When we were snorkeling, Soraya saw a sea animal that looked cool and tried to catch it. She finally was able to pick it up. It turned out to be a “fire worm,” and it sprayed some stuff on her hands that burned them. I had to rush her up to the information desk, where they put some cream on it. The burning sensation finally went away, and Soraya went straight back to play with the stingrays.

I had to leave the park a bit early to go do my interviews, but Nando and the girls stayed right up until closing. It really was a magnificent day.

On Sunday, Soraya woke up feeling a bit under the weather, so we decided to take it easy. Just before noon, we went over to Island Village. This is basically a huge shopping mall, full of touristy stuff to buy. We ignored all the shops, and went straight to Margaritaville, a tourist trap restaurant par excellence. Despite that, it is actually a great concept for families. It has a nice pool right in the middle, with a decent waterslide. And, it is right on the beach, and you have access to the private beach if you dine there. It also has showers and clean bathrooms. We parked our family at one of the tables. The kids had a blast sliding down the waterslide and venturing out onto the beach.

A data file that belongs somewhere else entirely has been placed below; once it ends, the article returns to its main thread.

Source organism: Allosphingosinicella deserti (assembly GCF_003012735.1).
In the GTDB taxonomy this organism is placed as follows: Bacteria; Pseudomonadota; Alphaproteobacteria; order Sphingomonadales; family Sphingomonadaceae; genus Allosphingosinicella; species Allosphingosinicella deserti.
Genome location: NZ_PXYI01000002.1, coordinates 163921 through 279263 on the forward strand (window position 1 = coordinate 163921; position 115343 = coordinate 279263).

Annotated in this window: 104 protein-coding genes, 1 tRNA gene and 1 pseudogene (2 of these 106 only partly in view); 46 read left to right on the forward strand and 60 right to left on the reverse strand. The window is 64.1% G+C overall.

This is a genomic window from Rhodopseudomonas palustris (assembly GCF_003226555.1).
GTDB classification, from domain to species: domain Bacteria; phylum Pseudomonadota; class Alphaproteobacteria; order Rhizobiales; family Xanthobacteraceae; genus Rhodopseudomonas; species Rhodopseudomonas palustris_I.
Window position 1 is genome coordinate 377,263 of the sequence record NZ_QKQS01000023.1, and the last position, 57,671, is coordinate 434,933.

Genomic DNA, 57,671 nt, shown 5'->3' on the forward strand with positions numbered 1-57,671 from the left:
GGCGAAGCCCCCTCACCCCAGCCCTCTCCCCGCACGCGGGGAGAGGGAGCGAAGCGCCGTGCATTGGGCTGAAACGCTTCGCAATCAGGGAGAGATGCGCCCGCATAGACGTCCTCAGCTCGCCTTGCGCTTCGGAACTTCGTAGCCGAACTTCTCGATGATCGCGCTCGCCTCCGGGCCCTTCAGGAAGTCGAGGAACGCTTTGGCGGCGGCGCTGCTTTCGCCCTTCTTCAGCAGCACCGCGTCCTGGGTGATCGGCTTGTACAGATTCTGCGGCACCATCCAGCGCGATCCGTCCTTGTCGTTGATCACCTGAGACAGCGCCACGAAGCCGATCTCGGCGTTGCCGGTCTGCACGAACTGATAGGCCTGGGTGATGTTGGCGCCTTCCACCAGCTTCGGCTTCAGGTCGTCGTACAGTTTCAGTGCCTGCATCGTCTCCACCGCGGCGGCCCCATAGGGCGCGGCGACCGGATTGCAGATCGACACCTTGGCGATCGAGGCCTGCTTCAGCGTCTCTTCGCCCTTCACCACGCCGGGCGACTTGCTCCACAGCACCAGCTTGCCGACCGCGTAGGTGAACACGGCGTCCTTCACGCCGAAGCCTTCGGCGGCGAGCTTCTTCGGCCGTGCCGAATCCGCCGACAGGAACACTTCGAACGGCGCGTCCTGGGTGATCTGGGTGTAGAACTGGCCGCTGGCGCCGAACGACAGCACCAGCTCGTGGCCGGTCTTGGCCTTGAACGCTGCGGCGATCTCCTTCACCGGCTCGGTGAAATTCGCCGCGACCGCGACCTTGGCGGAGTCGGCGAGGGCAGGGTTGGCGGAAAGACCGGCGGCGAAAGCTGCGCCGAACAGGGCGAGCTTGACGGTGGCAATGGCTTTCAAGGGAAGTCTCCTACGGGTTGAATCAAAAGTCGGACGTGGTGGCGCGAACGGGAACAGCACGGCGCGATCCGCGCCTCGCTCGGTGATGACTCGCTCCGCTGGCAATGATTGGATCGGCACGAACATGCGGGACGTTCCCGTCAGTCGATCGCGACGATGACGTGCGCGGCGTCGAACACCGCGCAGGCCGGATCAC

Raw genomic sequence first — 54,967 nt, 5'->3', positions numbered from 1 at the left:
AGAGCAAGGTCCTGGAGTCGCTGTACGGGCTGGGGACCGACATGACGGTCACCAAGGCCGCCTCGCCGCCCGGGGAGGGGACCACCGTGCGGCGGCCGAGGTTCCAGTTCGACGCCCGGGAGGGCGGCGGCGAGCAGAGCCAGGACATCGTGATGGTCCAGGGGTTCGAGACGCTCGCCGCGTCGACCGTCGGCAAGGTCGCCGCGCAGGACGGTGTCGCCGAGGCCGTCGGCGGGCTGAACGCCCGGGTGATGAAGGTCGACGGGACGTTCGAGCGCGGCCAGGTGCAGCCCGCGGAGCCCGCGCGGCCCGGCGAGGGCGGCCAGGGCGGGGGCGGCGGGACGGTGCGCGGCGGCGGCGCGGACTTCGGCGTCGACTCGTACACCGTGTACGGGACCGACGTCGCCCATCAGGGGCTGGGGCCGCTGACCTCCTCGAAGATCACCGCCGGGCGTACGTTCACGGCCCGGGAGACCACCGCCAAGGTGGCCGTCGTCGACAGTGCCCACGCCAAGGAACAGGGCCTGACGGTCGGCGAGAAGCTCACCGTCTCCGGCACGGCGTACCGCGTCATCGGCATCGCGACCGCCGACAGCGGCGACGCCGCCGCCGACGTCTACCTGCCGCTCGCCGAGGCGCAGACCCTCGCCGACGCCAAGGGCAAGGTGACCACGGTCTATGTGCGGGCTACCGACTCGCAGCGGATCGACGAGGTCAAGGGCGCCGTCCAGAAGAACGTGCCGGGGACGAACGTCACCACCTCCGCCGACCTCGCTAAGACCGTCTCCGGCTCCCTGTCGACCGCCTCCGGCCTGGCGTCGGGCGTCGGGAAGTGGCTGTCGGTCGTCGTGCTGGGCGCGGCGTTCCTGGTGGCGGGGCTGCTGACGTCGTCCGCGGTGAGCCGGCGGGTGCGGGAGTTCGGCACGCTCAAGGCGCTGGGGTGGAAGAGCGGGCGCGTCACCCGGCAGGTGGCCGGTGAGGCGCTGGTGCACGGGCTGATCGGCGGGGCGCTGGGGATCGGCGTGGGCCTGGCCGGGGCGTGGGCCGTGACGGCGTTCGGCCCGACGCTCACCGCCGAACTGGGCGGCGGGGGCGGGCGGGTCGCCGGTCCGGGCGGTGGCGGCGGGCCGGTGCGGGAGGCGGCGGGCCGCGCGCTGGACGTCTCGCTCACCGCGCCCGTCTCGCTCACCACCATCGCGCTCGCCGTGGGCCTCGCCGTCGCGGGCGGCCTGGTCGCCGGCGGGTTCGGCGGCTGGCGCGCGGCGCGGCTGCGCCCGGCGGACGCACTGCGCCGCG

Soraya chillin at Margaritaville

The beach was pretty nice, if you ignored the huge mall and unsightly port. The sand was white; the water was crystal clear; and it got quite deep as you swam out. I went in the sea and the pool a couple of times, but also took it easy, and just watched the kids run around while I enjoyed fajitas, pizza, and fish n chips.

We left Margaritaville around 4pm, and headed out to take our bus back to Kingston. As planned, the kids were tired and slept most of the way back. Overall, it was a nice mini-vacation, and I am glad to have had a break from the routine here in Kingston.